Physics department home to pioneering researchers, committed teachers

Sept. 22, 2005 5:01 p.m.

Princeton physicist Joseph Taylor, a Nobel laureate, works with students during an advanced physics class on electromagnetism. Taylor won the Nobel Prize in 1993 with former student Russell Hulse, now a principal research physicist at the Princeton Plasma Physics Laboratory, for their discovery of a unique twin star system known as a binary pulsar and its use to verify Einstein's general theory of relativity.

Photo: Denise Applewhite

Princeton's Department of Physics has a long history of pioneering research in experimental and theoretical physics conducted by distinguished faculty members who also share the University's strong commitment to teaching at all levels.

The department's faculty includes some of the world's leading physicists in a variety of fields, including high energy; condensed matter; mathematical, biological and nuclear physics; and astrophysics. More than a dozen Nobel Prizes have been awarded to faculty and students of the department in recognition of their groundbreaking research.

Undergraduate concentrators in physics at Princeton learn about the structure of physical law and take part in its discovery, developing broadly applicable problem-solving skills. Physics majors are prepared not only for a career in physics but many other fields, such as consulting, medicine, law, teaching, biotechnology and engineering. The department has made its core requirements more flexible, allowing a greater variety of programs of study that satisfy the major requirements, and offers certificate programs in engineering physics, biophysics, finance and other fields.

The graduate program has two main goals: the development of a broad background in basic physics, and, through the completion of a thesis, the expansion of research abilities in a more specialized area. Graduate students are prepared for careers in research and teaching at the university level or research in industrial and government laboratories. The skills acquired or extended through intensive graduate work in physics -- quantitative reasoning, advanced computational methods, equipment and electronics design, and many others -- are also applicable to many other fields.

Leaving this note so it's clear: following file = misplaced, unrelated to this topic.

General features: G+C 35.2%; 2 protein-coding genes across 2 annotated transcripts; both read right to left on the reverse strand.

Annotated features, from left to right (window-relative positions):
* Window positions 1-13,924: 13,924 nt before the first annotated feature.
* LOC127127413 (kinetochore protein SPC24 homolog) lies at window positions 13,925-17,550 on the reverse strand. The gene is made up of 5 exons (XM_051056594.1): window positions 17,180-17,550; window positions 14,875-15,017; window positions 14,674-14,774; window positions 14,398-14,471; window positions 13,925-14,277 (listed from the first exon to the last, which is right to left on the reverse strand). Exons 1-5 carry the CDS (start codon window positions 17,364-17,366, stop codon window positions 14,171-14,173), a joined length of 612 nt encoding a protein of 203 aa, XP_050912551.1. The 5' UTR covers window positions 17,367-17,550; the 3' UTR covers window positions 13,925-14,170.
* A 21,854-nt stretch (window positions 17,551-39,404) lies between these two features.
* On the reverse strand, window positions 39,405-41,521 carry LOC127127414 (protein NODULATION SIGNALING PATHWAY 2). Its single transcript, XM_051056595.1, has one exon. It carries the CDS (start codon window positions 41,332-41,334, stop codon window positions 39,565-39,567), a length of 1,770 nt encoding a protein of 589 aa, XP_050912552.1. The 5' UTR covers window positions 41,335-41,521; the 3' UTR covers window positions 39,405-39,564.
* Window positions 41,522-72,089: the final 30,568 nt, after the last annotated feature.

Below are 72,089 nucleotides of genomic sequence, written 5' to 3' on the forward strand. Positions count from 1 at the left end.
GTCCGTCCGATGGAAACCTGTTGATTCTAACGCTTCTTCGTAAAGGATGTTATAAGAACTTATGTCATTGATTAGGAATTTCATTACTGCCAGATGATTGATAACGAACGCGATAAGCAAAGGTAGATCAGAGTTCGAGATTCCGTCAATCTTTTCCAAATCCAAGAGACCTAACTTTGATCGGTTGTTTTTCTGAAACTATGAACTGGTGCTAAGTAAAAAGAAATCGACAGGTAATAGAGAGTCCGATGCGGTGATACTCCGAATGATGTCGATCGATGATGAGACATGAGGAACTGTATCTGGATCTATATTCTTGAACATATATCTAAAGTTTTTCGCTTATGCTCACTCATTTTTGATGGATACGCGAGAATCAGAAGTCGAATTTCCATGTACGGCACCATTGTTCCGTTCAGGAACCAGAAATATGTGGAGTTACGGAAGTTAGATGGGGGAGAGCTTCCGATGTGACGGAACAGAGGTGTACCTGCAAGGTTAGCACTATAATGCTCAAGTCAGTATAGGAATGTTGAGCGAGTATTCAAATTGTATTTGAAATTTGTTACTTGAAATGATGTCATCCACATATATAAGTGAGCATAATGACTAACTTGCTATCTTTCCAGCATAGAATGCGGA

The department's history began with Joseph Henry, a onetime watchmaker's apprentice who became a legendary teacher and one of the most acclaimed research pioneers of the 19th century. Henry arrived on campus in 1832, conducted courses in natural philosophy and engineering, and performed a series of experiments in electromagnetic induction that put him at the forefront of the first golden age of science in America.

The auspicious legacy was extended by President James McCosh, who in 1873 brought to campus the renowned Cyrus Fogg Brackett. Along with fellow physicist William Magie and mathematician Henry Fine, Brackett laid a solid academic foundation for one of the world's leading centers of theoretical physics. In the 20th century, Princeton's prominence in relativity theory influenced Albert Einstein's decision to move to Princeton and led to his long friendship with the University during his tenure at the neighboring Institute for Advanced Study.